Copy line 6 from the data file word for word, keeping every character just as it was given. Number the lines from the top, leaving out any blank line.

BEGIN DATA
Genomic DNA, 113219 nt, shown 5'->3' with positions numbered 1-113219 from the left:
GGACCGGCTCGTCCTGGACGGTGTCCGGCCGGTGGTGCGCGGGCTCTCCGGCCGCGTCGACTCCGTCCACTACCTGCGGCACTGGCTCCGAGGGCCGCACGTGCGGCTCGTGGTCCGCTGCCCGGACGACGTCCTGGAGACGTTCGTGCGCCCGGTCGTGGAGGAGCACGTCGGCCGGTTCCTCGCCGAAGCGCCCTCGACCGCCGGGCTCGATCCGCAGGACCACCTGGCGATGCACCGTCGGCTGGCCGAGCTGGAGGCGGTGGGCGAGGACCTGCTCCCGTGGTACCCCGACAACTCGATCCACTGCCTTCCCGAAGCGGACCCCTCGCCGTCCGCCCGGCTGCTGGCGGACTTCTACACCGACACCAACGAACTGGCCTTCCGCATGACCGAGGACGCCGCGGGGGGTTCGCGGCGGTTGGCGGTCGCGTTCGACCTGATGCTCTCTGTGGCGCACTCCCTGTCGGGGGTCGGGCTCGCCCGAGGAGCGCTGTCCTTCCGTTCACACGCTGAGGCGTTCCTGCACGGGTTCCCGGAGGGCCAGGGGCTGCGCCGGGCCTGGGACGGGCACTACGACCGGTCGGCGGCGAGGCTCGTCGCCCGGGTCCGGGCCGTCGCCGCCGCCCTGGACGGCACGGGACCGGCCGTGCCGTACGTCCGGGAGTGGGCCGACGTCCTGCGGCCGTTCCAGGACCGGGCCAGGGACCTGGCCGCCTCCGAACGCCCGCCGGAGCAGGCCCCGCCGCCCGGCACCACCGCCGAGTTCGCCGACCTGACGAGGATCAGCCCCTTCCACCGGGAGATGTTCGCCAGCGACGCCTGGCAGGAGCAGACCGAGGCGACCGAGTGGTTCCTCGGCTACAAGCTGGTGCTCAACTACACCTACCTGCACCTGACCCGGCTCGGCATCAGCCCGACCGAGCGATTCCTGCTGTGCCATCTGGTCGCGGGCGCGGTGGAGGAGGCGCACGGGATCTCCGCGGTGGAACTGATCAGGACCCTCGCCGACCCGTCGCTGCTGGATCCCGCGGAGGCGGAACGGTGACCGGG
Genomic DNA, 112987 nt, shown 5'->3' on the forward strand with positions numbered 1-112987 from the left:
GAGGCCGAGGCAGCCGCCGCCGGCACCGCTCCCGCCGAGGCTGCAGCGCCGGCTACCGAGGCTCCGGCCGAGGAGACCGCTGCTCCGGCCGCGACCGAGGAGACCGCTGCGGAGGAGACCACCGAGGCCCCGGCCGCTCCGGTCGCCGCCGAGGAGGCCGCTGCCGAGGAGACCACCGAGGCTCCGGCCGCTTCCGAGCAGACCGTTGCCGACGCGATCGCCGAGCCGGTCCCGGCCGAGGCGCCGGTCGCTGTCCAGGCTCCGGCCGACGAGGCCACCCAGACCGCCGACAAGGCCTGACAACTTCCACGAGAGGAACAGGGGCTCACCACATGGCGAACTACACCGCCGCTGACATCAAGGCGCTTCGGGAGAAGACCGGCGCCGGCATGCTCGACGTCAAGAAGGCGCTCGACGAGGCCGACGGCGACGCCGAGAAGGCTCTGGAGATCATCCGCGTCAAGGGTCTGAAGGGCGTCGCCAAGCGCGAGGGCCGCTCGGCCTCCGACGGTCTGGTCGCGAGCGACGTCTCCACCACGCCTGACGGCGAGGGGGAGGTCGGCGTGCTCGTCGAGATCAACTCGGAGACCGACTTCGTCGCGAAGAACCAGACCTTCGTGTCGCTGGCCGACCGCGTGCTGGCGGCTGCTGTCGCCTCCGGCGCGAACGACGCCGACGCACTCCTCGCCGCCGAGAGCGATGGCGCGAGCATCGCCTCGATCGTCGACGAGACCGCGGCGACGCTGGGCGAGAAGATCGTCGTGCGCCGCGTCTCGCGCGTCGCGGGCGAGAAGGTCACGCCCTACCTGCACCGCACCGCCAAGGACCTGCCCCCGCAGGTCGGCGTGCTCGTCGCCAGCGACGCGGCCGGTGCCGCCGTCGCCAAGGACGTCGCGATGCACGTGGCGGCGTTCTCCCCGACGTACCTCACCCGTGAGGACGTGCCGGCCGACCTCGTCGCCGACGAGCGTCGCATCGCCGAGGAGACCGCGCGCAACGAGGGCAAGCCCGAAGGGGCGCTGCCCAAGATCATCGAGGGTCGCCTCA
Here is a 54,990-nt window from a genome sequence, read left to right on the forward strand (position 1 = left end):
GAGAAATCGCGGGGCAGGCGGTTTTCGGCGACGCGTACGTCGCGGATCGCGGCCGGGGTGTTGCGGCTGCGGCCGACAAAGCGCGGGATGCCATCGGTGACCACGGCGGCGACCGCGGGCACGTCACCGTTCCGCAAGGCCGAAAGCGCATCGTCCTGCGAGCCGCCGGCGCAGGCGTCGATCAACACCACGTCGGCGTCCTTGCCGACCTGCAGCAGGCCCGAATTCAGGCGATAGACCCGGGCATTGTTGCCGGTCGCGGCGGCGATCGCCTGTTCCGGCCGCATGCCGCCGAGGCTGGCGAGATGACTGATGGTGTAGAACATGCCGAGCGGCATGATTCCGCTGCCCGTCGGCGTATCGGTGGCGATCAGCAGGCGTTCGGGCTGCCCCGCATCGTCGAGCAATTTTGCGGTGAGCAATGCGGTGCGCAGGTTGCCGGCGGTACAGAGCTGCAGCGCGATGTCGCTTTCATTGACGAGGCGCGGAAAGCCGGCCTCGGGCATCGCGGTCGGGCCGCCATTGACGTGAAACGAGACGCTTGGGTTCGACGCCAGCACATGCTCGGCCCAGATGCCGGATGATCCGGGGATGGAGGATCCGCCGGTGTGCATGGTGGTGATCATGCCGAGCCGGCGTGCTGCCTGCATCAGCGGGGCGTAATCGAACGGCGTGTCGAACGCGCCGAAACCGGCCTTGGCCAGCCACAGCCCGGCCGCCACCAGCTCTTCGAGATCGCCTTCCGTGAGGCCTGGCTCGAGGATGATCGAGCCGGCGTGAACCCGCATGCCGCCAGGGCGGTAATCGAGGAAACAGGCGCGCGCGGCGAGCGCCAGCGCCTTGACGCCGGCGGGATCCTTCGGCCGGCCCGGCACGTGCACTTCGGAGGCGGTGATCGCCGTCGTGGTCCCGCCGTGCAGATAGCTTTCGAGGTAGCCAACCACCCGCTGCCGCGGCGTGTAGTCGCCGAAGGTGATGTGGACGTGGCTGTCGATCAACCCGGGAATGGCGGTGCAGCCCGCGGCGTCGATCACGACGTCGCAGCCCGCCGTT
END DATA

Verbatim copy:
GAGAAATCGCGGGGCAGGCGGTTTTCGGCGACGCGTACGTCGCGGATCGCGGCCGGGGTGTTGCGGCTGCGGCCGACAAAGCGCGGGATGCCATCGGTGACCACGGCGGCGACCGCGGGCACGTCACCGTTCCGCAAGGCCGAAAGCGCATCGTCCTGCGAGCCGCCGGCGCAGGCGTCGATCAACACCACGTCGGCGTCCTTGCCGACCTGCAGCAGGCCCGAATTCAGGCGATAGACCCGGGCATTGTTGCCGGTCGCGGCGGCGATCGCCTGTTCCGGCCGCATGCCGCCGAGGCTGGCGAGATGACTGATGGTGTAGAACATGCCGAGCGGCATGATTCCGCTGCCCGTCGGCGTATCGGTGGCGATCAGCAGGCGTTCGGGCTGCCCCGCATCGTCGAGCAATTTTGCGGTGAGCAATGCGGTGCGCAGGTTGCCGGCGGTACAGAGCTGCAGCGCGATGTCGCTTTCATTGACGAGGCGCGGAAAGCCGGCCTCGGGCATCGCGGTCGGGCCGCCATTGACGTGAAACGAGACGCTTGGGTTCGACGCCAGCACATGCTCGGCCCAGATGCCGGATGATCCGGGGATGGAGGATCCGCCGGTGTGCATGGTGGTGATCATGCCGAGCCGGCGTGCTGCCTGCATCAGCGGGGCGTAATCGAACGGCGTGTCGAACGCGCCGAAACCGGCCTTGGCCAGCCACAGCCCGGCCGCCACCAGCTCTTCGAGATCGCCTTCCGTGAGGCCTGGCTCGAGGATGATCGAGCCGGCGTGAACCCGCATGCCGCCAGGGCGGTAATCGAGGAAACAGGCGCGCGCGGCGAGCGCCAGCGCCTTGACGCCGGCGGGATCCTTCGGCCGGCCCGGCACGTGCACTTCGGAGGCGGTGATCGCCGTCGTGGTCCCGCCGTGCAGATAGCTTTCGAGGTAGCCAACCACCCGCTGCCGCGGCGTGTAGTCGCCGAAGGTGATGTGGACGTGGCTGTCGATCAACCCGGGAATGGCGGTGCAGCCCGCGGCGTCGATCACGACGTCGCAGCCCGCCGTT